The statement was held on November 9th, and went as follows:
The 2003 Report of the High Commissioner for Refugees provides a solid and concise basis for discussion of a number of aspects of the refugee problem and the plight of refugees. Hopefully, it will also help to raise the profile of refugees on the agenda of the United Nations. We would like to take this opportunity to follow up the lead taken by UNHCR and others and focus on those refugees whose appeals for more help have gone unheeded for far too long by the international community.
In spite of the positive developments that have considerably reduced the number of persons of concern to UNHCR, there are still seven million people caught in protracted refugee situations. And the duration of these situations has increased significantly over the past few years. Too many children and young adults have known no other home than a refugee camp. This sorry state of affairs cries out for action. Norway, for one, welcomes the campaign launched earlier this year against the warehousing of refugees. This is one way of increasing international awareness with a view to bringing this completely unacceptable situation to an end more quickly.
In his paper last June on "Protracted Refugee Situations", the High Commissioner stated that camps save lives in the beginning, but waste these same lives as the years go by. Of course, helping refugees to stay alive is essential, but it is not sufficient. While at best giving them a minimum of "care and maintenance" and physical protection, we have failed to offer these fellow human beings a life in dignity, or even the prospect or hope of such a life. This is "not an investment in the future", to quote from the paper, and "can only ensure that such situations are perpetuated, not solved". The consequences are wasted lives, squandered resources and future problems.
There is little doubt that many of the restrictions placed on refugee movement and employment are not in conformity with basic refugee rights as set out in the 1951 Convention. Refugees are being denied the right to live a free, dignified, and self-reliant life while waiting for a durable solution that in many cases does not materialize. This should be of far more concern to the international community than it has been up to now. We must rouse ourselves from our comfortable inertia, and stop regarding it as inevitable that refugees are used as pawns in frozen conflicts and have their basic human rights and dignity violated.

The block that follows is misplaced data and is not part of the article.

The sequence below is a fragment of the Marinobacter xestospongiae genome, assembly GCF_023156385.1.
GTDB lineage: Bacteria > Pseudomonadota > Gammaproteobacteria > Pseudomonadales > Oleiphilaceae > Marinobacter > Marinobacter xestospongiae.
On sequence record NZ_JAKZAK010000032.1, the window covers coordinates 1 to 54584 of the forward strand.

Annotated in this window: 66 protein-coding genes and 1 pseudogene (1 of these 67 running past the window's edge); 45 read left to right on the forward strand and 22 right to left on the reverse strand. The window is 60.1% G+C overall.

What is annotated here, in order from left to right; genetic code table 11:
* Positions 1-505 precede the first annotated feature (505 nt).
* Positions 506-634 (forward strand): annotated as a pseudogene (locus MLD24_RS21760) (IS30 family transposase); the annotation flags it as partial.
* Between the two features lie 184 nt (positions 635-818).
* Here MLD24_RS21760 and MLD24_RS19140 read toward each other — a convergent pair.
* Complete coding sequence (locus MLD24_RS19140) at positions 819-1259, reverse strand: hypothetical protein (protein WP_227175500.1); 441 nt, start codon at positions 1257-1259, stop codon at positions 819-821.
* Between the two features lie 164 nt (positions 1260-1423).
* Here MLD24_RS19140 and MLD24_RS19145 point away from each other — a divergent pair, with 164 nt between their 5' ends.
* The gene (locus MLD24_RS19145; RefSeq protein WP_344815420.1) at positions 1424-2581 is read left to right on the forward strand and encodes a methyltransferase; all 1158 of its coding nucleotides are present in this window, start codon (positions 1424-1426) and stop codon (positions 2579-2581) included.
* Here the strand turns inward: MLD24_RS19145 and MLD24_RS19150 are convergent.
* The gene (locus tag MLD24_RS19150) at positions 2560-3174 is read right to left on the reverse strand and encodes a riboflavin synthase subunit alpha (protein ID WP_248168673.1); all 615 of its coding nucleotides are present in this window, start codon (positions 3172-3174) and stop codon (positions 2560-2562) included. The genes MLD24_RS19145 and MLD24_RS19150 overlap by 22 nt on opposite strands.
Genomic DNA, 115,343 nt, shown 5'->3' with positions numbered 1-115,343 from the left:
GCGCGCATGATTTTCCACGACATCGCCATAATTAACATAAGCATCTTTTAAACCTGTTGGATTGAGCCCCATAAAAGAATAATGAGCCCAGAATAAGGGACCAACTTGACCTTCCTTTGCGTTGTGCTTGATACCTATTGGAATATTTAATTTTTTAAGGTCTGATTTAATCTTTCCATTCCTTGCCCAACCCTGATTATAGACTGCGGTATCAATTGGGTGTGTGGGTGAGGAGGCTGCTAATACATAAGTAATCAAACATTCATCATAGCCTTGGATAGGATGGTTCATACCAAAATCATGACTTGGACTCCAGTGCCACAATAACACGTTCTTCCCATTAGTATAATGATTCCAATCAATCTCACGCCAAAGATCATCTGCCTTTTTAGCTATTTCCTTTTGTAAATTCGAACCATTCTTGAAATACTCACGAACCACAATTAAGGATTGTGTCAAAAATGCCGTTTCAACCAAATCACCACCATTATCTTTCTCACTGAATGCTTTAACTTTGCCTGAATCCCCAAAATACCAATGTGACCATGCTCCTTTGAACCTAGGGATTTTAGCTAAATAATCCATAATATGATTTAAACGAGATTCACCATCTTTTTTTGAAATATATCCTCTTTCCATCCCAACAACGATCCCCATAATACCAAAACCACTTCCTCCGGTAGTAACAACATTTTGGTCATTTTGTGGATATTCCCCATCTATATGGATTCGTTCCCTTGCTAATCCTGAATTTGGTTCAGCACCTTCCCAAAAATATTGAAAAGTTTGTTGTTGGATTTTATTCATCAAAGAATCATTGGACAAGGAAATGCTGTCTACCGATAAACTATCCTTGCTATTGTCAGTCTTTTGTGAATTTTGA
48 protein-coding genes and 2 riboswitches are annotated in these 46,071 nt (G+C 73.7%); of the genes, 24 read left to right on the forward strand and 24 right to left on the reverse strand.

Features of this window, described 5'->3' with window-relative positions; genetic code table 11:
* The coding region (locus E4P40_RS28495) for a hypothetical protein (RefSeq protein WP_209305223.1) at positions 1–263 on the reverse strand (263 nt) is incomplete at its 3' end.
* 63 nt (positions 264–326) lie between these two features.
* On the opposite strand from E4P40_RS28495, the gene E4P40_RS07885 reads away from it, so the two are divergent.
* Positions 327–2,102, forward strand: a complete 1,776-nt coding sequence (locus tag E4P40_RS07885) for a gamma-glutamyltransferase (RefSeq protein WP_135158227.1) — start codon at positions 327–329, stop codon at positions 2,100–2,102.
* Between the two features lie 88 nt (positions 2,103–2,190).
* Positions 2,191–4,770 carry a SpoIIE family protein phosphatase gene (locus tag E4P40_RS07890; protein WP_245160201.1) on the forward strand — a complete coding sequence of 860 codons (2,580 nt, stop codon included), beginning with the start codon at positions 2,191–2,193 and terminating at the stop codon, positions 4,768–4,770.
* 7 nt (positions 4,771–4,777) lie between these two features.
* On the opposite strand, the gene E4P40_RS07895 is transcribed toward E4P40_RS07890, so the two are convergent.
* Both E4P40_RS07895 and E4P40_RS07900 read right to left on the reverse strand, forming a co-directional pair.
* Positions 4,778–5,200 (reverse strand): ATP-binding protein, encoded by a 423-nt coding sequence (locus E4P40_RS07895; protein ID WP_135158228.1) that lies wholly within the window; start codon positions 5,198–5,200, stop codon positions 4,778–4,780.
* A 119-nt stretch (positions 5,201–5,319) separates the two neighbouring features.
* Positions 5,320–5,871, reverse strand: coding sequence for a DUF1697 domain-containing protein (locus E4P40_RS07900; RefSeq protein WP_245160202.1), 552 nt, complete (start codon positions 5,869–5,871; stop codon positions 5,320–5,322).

As an organization whose work is to be of a "humanitarian and social and of an entirely non-political character", according to its Statute, UNHCR has taken an active lead in identifying and promoting durable solutions for refugees. Norway would like to reiterate how much it appreciates the High Commissioner’s clear statements that durable solutions for refugees are an intrinsic part of his protection function, and UNHCR’s practical efforts in following up these statements.
UNHCR’s unique protection mandate on behalf of the international community places the High Commissioner in a special position to exercise international leadership in refugee matters. We welcome the High Commissioner’s active use of this position to mobilize a broad international partnership that can not only meet urgent protection and assistance needs but also bring about durable solutions for refugees. Provided that it succeeds in permeating the UN family from headquarters to field, the partnership approach will give better results for refugees and ultimately help to bring their refugee existence to an end. UNHCR deserves recognition for its pioneering and catalytic role in developing innovative concepts that induce the various actors to pool their efforts to the benefit of refugees, host countries and – in cases of return - countries of origin.